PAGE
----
Are Indiana Pacers as Dominant as Their Hot Start Suggests?

David Zavac@DavidZavacFeatured ColumnistNovember 13, 2013

With Roy Hibbert protecting the paint, the Pacers potential is limitless
With Roy Hibbert protecting the paint, the Pacers potential is limitlessNathaniel S. Butler/Getty Images

The Indiana Pacers are the NBA's last undefeated team. They are beating teams by an average of over 10 points per game, per ESPN. The Pacers have young stars coming into their own in Paul George and Lance Stephenson. They have a defensive force in the middle of his prime, Roy Hibbert. David West persists as a gritty veteran with skill and touch around the basket.  

They back this up with deep experience. Just this past spring, Indiana forced seven games against the Miami Heat in a thrilling Eastern Conference Finals. 

But just how good are the Pacers? Can they challenge for a title? 


The Pacers Win With Defense

According to, the Pacers give up the fewest points per 100 possessions in the NBA, and it isn't a fluke. The Pacers had the best defensive rating in 2012-13, too. It all starts with the man in the middle, 27-year-old Roy Hibbert. 

Hibbert wants to be the NBA's Defensive Player of the Year, and he isn't just talking about it on Twitter. His game is showing it, and it has made the Pacers ridiculously difficult to score on. Via Synergy Sports (subscription required), opponents are averaging a miniscule .6 points per possession when Hibbert guards them. Opposing guards who try to attack the basket don't have a chance with the 7'2" behemoth patrolling the paint; Hibbert is averaging an eye-popping 4.4 blocks a night.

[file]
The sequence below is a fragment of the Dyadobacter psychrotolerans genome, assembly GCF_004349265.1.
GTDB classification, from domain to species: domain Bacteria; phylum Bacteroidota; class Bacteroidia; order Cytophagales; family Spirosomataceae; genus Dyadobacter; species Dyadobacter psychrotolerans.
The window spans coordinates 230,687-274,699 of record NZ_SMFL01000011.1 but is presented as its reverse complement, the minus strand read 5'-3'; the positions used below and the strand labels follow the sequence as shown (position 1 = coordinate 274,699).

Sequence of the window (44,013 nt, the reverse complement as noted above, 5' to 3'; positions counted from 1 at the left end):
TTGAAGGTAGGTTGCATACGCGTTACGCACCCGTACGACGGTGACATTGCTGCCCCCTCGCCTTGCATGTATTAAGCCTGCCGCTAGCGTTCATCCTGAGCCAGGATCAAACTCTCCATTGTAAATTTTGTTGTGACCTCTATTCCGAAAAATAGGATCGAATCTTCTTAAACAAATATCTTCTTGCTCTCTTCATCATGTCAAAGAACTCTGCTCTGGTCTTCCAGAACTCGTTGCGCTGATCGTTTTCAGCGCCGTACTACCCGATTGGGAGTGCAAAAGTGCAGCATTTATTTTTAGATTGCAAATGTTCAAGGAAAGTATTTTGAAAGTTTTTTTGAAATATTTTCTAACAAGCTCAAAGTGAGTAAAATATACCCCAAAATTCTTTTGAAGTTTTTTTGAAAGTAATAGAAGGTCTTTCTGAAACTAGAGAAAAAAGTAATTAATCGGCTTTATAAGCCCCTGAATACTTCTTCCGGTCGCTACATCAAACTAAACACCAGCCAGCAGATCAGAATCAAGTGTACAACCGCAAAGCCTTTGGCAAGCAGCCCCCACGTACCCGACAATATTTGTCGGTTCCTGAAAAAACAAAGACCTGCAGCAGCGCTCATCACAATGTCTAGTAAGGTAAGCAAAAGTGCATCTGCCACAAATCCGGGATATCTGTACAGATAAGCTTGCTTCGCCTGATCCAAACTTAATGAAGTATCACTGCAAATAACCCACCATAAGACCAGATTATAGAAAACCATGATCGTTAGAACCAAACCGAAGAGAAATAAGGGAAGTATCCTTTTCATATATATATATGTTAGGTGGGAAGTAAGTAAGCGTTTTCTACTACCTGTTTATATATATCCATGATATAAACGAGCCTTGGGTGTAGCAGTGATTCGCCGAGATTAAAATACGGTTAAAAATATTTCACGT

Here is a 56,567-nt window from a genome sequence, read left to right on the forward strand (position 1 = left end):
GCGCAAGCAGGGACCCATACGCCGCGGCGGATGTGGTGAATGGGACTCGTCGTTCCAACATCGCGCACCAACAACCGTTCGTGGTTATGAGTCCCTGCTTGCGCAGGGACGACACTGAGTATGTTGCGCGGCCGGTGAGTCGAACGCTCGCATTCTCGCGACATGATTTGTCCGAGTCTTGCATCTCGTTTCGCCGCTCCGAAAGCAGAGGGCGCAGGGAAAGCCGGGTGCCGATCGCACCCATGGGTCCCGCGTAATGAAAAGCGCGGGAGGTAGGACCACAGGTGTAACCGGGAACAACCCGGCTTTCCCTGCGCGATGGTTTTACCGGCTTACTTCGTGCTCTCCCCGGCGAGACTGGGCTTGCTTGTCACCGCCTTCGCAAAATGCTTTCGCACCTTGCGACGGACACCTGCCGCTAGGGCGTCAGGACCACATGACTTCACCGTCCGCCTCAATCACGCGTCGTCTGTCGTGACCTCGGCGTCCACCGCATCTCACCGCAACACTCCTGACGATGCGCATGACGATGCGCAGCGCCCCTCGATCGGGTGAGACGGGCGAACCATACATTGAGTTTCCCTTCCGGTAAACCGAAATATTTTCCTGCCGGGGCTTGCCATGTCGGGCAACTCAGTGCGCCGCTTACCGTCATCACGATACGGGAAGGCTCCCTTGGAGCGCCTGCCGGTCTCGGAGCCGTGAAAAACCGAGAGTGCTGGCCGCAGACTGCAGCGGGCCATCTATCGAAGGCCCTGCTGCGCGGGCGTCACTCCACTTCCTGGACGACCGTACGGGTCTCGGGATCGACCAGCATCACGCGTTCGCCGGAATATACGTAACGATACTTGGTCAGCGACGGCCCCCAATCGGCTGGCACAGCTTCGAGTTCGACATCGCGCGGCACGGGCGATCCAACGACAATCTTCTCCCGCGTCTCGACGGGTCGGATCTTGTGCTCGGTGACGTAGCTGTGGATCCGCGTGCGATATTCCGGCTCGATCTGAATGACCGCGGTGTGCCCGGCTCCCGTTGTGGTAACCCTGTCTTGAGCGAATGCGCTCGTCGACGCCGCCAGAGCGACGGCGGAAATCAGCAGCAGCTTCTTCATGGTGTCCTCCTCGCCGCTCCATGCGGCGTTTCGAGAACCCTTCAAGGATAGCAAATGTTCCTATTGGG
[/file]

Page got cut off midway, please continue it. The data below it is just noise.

Perhaps most impressive, though, is Hibbert's work as a low-post defender. Synergy indicates that through eight games, Hibbert has been posted up only 14 times. In this respect, Hibbert operates similar to a shutdown NFL cornerback: The great ones are so dangerous you actively game-plan around them. So far, teams' reluctance to go at Hibbert has been justified–in those 14 possessions, Hibbert's man has scored exactly one basket on 9.1 percent shooting, per Synergy Sports (subscription required). 

To beat Hibbert and the Pacers, you have to make the big man move. Miami had success in the Eastern Conference Finals when Chris Bosh was able to pull Hibbert out of the paint with his excellent shooting range. This gets Hibbert away from the basket and outside of his comfort zone.

Still, there aren't many guys like Bosh in the NBA, and it isn't as though Hibbert operates in concrete. Watch him defend this pick-and-roll against Carmelo Anthony and Tyson Chandler last year, courtesy of Dylan Murphy:

Anthony feigns driving right into Hibbert's body before hesitating and ultimately putting up a weak shot that Hibbert blocks with ease. Why was it so easy? Hibbert moves his feet and never loses balance. Against a scorer like Anthony, this is impressive. 


The Pacers Bench Needed Upgrades. Did They Do Enough This Summer?

We knew before the season started that Hibbert, West, and George were going to anchor a really good starting unit. It is easy to get caught up in the narrative that LeBron James showed George that he wasn't quite ready for prime time in last year's Eastern Conference Finals. This just isn't what happened. The Pacers' starters actually outplayed Miami's.